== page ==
by James Allison
As of 1/24/18 the judicial state of the American gerrymander is as follows:
Pennsylvania: The state Supreme Court has ruled that the state’s 2011 congressional map for the 18 House districts is a partisan gerrymander that “clearly, plainly and palpably” violates the state’s constitution. The map cannot be used in future elections, and a new map must be submitted by February 15, else the court will decide on a map.
The state’s Republican-dominated legislature will try to overturn this ruling in federal court, but the outcome is debatable because the ruling was based entirely on the state constitution, not the federal one. Note that a divided federal panel recently left intact the same map the state court just threw out.
Political effect could be big: Republicans now control 13/18 House seats; sans gerrymander, as many as three of those 13 could go Democratic. Of special interest: The state court split along party lines, 5D to 2R. Majority opinion to come later. Plaintiffs, who included the League of Women Voters, alleged that as many as 5 Republican seats would go Democratic if maps were neutral. Food for thought: Gerrymander opponents in both state and federal suits have included a First Amendment argument that partisan districting punishes one party’s voters for speaking with their votes against the other party.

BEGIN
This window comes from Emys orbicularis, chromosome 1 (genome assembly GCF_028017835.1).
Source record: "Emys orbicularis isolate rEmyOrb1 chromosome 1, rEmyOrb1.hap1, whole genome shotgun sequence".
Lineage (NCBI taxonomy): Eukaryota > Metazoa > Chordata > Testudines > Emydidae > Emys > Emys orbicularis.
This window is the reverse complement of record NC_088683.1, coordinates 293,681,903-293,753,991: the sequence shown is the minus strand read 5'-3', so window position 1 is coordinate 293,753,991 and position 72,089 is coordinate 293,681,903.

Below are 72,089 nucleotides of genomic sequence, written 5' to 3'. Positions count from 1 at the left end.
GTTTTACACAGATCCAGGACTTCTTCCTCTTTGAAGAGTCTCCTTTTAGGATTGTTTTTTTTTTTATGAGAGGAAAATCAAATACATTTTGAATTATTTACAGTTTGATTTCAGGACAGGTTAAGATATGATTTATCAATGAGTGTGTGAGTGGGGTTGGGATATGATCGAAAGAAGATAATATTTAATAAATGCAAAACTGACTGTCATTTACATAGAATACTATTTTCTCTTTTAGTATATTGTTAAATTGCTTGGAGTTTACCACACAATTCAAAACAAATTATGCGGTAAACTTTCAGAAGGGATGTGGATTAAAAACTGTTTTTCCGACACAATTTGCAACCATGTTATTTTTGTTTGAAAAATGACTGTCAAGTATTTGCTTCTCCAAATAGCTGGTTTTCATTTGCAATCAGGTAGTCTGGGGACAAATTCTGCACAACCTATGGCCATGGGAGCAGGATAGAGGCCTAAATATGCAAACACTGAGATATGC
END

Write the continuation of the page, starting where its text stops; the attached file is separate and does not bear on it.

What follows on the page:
North Carolina and Wisconsin: Three-judge federal panels have invalidated their congressional maps as gerrymandered for Republican benefit. The Supreme Court of the United States has stayed those rulings while it considers cases from Wisconsin and Maryland.
Maryland: Maryland is challenging a congressional map, drawn by Democrats, that eliminated a long-time Republican district.